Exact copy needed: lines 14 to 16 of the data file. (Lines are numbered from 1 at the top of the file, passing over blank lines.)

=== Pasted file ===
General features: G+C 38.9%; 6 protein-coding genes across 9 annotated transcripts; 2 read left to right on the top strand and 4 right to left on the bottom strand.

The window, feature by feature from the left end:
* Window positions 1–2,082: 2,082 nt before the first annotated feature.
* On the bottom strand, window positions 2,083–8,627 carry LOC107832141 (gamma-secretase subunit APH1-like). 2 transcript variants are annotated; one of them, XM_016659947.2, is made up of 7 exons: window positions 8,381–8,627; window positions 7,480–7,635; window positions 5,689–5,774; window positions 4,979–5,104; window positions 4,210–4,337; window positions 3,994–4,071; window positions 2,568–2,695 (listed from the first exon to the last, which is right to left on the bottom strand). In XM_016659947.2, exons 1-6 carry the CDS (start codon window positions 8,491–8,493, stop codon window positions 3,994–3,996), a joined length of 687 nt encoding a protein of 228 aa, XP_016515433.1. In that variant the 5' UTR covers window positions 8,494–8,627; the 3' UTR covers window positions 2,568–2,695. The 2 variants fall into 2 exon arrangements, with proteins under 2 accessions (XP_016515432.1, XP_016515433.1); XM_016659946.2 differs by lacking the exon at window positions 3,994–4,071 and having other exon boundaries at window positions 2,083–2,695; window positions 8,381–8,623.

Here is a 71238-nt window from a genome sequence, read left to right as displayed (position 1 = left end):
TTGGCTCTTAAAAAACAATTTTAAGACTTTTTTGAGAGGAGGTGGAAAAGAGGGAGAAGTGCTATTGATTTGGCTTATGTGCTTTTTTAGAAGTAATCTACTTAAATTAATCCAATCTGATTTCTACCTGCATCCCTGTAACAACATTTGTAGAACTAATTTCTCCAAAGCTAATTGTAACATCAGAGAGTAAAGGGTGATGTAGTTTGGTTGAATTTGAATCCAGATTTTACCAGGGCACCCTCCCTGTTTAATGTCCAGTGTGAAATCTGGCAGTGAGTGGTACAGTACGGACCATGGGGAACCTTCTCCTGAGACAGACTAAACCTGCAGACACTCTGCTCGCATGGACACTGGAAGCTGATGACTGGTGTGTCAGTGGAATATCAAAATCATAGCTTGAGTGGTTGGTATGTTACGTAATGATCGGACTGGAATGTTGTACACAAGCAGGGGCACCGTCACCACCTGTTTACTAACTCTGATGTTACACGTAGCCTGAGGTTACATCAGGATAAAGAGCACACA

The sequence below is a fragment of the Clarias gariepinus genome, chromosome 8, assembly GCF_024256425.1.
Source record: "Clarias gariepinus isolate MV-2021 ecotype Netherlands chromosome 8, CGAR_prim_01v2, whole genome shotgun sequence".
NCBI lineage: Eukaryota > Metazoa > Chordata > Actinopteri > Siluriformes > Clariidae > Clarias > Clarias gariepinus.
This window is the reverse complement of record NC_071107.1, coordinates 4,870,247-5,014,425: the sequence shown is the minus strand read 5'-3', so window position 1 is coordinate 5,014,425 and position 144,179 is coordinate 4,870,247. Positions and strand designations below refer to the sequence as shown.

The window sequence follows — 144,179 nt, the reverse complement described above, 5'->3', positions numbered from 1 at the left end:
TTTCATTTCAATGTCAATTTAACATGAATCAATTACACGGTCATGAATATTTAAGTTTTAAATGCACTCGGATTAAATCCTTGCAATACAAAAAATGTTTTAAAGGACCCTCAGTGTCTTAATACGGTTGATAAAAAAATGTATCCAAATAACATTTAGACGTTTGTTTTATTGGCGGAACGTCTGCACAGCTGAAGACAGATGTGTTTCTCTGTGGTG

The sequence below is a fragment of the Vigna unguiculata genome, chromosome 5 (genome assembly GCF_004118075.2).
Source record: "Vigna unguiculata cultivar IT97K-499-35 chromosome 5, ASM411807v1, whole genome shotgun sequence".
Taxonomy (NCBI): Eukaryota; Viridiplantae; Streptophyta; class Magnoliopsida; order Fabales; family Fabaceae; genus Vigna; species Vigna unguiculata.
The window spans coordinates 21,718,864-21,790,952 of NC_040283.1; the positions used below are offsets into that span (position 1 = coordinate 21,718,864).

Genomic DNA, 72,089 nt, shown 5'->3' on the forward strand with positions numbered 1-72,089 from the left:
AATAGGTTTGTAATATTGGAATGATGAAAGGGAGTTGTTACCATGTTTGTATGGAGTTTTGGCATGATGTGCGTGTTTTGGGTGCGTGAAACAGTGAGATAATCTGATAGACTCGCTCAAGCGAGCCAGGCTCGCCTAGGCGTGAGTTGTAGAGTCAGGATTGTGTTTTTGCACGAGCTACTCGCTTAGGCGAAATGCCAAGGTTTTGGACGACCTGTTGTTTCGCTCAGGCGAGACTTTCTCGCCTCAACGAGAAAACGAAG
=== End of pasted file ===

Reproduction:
Source record: "Vigna unguiculata cultivar IT97K-499-35 chromosome 5, ASM411807v1, whole genome shotgun sequence".
Taxonomy (NCBI): Eukaryota; Viridiplantae; Streptophyta; class Magnoliopsida; order Fabales; family Fabaceae; genus Vigna; species Vigna unguiculata.
The window spans coordinates 21,718,864-21,790,952 of NC_040283.1; the positions used below are offsets into that span (position 1 = coordinate 21,718,864).